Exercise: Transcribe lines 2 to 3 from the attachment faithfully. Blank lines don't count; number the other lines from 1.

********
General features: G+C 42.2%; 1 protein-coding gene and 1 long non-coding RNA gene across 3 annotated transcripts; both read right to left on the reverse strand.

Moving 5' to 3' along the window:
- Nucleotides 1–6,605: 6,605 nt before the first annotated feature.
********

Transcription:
Moving 5' to 3' along the window:
- Nucleotides 1–6,605: 6,605 nt before the first annotated feature.